Submachine gun

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The Heckler & Koch MP5 submachine gun: a favourite with law enforcement and the military.
An MP-40 submachine gun: about a million were made in WWII

A submachine gun is a type of gun that shoots many bullets, usually pistol bullets, when one holds down the trigger. A submachine gun is smaller than a machine gun and can easily be carried by one person. They are often used where people need to defend themselves in small areas, or people need to fire many bullets quickly. The first submachine guns were invented in the early 1900s. They are often used by the police.[1]

History[change | change source]

In the early 20th century, experiments were made by converting pistols from semi to fully automatic firearms. Stocked (with handle) automatic weapons firing pistol rounds were developed around the same time during World War I, by Italy, Germany, and the United States. The first dedicated designs were developed in the latter stages of World War I both as improvements on earlier stocked pistols, and to offer an advantage in trench warfare.

They were popularized in the 1920s and '30s as weapon of choice of American gangsters and police, in the form of the famous Thompson submachine gun, commonly referred to as the "Tommy Gun". Submachine guns rose to prominence as a frontline close-quarters combat weapon and commando firearm during World War II. They are now widely used by police[2] SWAT, military commando, paramilitary, and counter-terror team members for a variety of situations.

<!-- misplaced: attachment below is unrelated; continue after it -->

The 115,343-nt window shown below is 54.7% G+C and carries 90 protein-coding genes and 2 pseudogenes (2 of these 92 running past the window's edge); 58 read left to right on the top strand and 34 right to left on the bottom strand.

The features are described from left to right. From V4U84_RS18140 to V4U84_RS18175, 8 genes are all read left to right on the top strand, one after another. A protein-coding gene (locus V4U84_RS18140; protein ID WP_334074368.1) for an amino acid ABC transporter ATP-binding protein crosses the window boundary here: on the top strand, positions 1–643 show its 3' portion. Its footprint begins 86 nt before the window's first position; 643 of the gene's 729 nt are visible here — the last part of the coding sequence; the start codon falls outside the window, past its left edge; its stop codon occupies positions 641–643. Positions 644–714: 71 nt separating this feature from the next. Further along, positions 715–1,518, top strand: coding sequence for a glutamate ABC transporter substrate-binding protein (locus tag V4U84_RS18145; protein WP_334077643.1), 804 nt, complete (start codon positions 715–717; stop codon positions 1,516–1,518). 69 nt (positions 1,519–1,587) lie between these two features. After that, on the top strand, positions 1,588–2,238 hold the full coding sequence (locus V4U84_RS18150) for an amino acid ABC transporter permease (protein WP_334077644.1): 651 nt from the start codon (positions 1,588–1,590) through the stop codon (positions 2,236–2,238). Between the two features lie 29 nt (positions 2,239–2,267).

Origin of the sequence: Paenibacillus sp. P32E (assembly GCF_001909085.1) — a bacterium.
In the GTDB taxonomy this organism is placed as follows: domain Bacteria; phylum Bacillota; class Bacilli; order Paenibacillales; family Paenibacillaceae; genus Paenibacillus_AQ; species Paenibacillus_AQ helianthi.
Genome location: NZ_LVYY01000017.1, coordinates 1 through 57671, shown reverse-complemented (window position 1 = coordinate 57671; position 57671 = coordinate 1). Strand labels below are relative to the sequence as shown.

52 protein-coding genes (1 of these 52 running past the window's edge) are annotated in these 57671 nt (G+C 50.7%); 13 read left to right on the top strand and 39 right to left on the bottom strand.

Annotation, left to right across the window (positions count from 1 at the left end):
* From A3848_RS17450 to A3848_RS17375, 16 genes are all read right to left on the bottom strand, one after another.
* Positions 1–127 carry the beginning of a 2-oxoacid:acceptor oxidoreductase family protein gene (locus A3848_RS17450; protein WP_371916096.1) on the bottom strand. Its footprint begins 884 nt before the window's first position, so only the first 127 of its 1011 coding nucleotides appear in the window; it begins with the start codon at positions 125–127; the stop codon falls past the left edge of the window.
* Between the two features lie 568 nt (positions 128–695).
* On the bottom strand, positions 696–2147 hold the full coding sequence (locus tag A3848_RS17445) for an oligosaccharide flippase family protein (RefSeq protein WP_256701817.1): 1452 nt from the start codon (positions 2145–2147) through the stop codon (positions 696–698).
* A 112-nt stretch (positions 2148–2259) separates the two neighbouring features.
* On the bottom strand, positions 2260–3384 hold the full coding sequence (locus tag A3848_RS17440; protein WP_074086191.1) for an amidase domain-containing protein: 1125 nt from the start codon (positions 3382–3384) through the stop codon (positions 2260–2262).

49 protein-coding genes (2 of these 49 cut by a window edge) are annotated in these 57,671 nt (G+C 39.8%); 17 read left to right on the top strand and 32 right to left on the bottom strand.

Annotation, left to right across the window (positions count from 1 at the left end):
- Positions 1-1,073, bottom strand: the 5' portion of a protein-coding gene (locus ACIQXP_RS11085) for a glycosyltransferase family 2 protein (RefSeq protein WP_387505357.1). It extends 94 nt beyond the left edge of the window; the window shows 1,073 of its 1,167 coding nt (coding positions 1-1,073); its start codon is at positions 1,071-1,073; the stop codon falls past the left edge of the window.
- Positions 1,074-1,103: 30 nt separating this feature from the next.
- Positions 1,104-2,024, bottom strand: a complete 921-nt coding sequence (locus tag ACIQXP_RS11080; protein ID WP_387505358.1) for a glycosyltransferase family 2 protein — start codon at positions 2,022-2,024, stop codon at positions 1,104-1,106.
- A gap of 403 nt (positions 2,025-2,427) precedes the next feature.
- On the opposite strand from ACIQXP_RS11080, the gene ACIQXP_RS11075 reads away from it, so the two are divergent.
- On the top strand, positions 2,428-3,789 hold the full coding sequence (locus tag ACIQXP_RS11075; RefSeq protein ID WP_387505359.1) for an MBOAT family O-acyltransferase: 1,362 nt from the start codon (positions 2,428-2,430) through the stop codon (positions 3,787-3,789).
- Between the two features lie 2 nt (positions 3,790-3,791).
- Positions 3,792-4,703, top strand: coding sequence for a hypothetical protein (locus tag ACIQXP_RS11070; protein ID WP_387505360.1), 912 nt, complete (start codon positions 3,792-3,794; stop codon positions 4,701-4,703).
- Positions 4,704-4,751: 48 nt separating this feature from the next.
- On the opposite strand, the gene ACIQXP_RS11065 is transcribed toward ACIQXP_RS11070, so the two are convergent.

Submachine guns are highly effective in close quarters; their lower-powered pistol cartridges make them generally more controllable in fully-automatic fire compared to assault rifles, while their small size and light weight grant maneuverability. However, pistol bullets often are stopped by body armor or cover, and are short-ranged compared to intermediate and rifle cartridges.

World War II developments[change | change source]

World War II developments were many and interesting. In Germany the development of machine carbines (Maschinenkarabiner) was notable. From 1939 onwards the German Army analyzed combat conditions and developed new tactics and equipment requirements.[3] The existing 7.92x57mm rifle cartridge was more powerful and long ranged than needed. Most combat took place at ranges less than 400 m (440 yards). A less powerful round (bullet) could be used. This meant a soldier could carry more ammunition, the weapon could be shorter, lighter and with less recoil. The gun could be an automatic.

Achieving this took time. Work in 1941 and 1942 led at last to a reliable weapon, the StG 44 (Sturmgewehr 44) "assault rifle 44". This was then produced in large numbers (over 600,000). It came too late to effect the Second World War, but was later adapted as the Soviet AK 47.

References[change | change source]

  1. "Problems of the sub-machine gun". saf.org. Retrieved 22 July 2010. 
  2. saf.org
  3. Chamberlain, Peter (1976). Sub-machine guns and automatic rifles. Gander, Terry. New York: Arco Pub. Co. p. 23. ISBN 0668040130. 

Other websites[change | change source]